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Overview

The Alexander Pedals Chesapeake Stereo Chorus Vibrato allows users to waft in a world of lush, somnambulant soundscapes they may never want to leave. Packing new features like a stereo output and tap tempo division, this deluxe model brings three distinct choral options to the table: Dimension (single voice), Dimension (dual chorus), and Rotary (speaker emulation). Using the pedal's four controls for rate, depth, mix, and color, users can traverse from a subtle tone thickener to immense undulating waves of chorus and tremolo for an ocean-size world of effect.

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Product Specs

Brand
Model
  • Chesapeake Stereo Chorus Vibrato
Finish
  • Blue Graphic
Year
  • 2010s
Made In
  • United States

From the Price Guide

More Information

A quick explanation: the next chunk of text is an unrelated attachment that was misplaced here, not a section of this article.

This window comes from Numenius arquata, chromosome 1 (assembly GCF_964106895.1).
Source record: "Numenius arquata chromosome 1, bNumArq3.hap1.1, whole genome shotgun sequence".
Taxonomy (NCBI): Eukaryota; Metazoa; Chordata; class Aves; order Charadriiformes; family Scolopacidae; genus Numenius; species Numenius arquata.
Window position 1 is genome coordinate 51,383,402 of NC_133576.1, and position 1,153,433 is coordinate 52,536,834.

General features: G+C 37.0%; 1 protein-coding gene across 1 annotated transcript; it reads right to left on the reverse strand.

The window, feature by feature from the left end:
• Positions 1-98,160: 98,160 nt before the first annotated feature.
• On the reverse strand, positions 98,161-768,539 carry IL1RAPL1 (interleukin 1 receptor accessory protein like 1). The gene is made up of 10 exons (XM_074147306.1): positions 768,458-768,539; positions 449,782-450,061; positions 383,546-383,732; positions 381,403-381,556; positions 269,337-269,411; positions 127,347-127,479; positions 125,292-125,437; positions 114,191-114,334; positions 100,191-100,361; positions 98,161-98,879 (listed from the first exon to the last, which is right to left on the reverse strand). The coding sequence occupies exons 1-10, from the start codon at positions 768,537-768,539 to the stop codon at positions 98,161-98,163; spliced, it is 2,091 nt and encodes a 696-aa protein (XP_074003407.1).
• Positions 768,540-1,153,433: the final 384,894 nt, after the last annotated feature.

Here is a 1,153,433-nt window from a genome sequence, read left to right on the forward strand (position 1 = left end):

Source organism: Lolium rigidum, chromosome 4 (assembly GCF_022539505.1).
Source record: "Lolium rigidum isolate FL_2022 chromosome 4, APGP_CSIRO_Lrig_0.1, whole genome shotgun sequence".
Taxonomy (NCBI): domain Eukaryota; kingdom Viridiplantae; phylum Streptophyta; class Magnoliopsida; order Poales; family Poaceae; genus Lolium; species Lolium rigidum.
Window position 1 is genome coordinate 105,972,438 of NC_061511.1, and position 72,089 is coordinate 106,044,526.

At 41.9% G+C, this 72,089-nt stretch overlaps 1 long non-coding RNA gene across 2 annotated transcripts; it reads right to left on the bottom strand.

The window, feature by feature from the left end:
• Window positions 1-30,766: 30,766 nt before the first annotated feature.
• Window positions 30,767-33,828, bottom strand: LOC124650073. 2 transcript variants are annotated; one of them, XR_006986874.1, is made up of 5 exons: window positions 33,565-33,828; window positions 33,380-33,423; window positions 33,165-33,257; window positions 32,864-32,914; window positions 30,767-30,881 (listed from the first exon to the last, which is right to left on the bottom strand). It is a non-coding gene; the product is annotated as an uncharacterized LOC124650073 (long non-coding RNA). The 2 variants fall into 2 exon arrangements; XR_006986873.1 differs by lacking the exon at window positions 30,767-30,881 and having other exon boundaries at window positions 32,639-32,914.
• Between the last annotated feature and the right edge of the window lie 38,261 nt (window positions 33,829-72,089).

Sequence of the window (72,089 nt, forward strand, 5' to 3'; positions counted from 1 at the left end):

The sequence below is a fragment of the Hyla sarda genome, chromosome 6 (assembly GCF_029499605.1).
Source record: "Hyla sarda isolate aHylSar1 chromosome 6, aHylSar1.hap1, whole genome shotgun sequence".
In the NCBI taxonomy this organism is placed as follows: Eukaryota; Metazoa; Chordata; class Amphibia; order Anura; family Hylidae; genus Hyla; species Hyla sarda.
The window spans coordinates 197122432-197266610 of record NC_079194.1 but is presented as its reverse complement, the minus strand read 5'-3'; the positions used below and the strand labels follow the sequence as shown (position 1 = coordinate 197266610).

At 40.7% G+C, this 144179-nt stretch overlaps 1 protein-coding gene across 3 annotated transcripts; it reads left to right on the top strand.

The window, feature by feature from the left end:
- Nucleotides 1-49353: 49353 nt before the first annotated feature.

Size can be deceptive. Bruce Lee stood 5’7” and weighed about 140 pounds, but he was one of the fiercest fighters the world had ever seen. Taller and bulkier opponents were no match for his pure strength, agility and fighting acumen. Indeed, he was a powerhouse without looking like one. There’s nothing I like more than a little thing that does a lot, and the Chesapeake by Alexander Pedals fits a lot of tone into a small package. In a sturdy metal housing no bigger than most overdrive pedals, it has Ensemble, Dimension, and Rotary modulation modes complete with stereo capability and tap tempo with the ability to use an external tap switch. The graphics make me want softshell crab, and I’m not even a seafood guy. Often times, the knobs on a pedal have a very limited range. At the lowest setting on the dials, one hears no discernible effect. Move them up halfway, and things get over the top. Not so with the Chesapeake. The knobs actually function as they should, with the depth knob revealing everything from subtle shades of chorus to wild, seasick vibrato on more extreme settings. The rate knob doubles as a level function. If you hold the bypass switch, then adjust the level, the pedal will default to that level setting. It’s a very cool way to add a level control without adding another knob, so kudos to Alexander for that. Ensemble mode yields classic, single-voice chorus sounds. All the classic ‘80s pop songs are there, and you can get subtle or extreme by using the color knob. I preferred the color knob around halfway for a noticeable chorus tone that didn’t take over my signal. Dimension mode adds a second chorus voicing that sweeps opposite from the first, making for a less dramatic chorus. In this mode, the color knob controls how bright the chorus effect is. Rotary mode adds Leslie-esque sounds, as well as tremolo and vibrato, or a mixture of the aforementioned. The sound you get depends largely on where you set the color and mix knobs. You’ll want to experiment in order to find out which sounds you prefer in each mode, as there are many from which to choose. The Chesapeake’s mix knob does much more than you would expect from a standard mix knob. In Ensemble and Dimension modes, higher mix settings deliver more dramatic vibrato, while similar settings in Rotary mode unlock warbly tremolo sounds, making the Chesapeake a one-stop modulation shop. My favorite setting was in Rotary mode with a high mix. The gooey, warbly vibrato-tremolo hybrid sounded glorious with a touch of reverb—the luscious, lo-fi clean tone put me in a trance for the better part of an hour. While I didn’t use the Chesapeake’s TRS stereo function, I ran it before my Fulltone SupaTrem 2—a true stereo pedal—so that split it in stereo, and what a glorious sound it was. With a hint of overdrive added, and some reverb and delay, I was living in a Pink Floyd dream state. Playing through the Chesapeake is like diving into an ocean of beautiful modulation, then discovering an underwater cave featuring even more goodness. It’s pedalboard friendly, has all the features you’ll ever need, sounds great, and looks cool. Other pedals may have more knobs and switches, but they can’t match the beautiful simplicity and practicality of this pedal. If you’re looking for a modulation machine that’s a cut above, take a swim in the Chesapeake.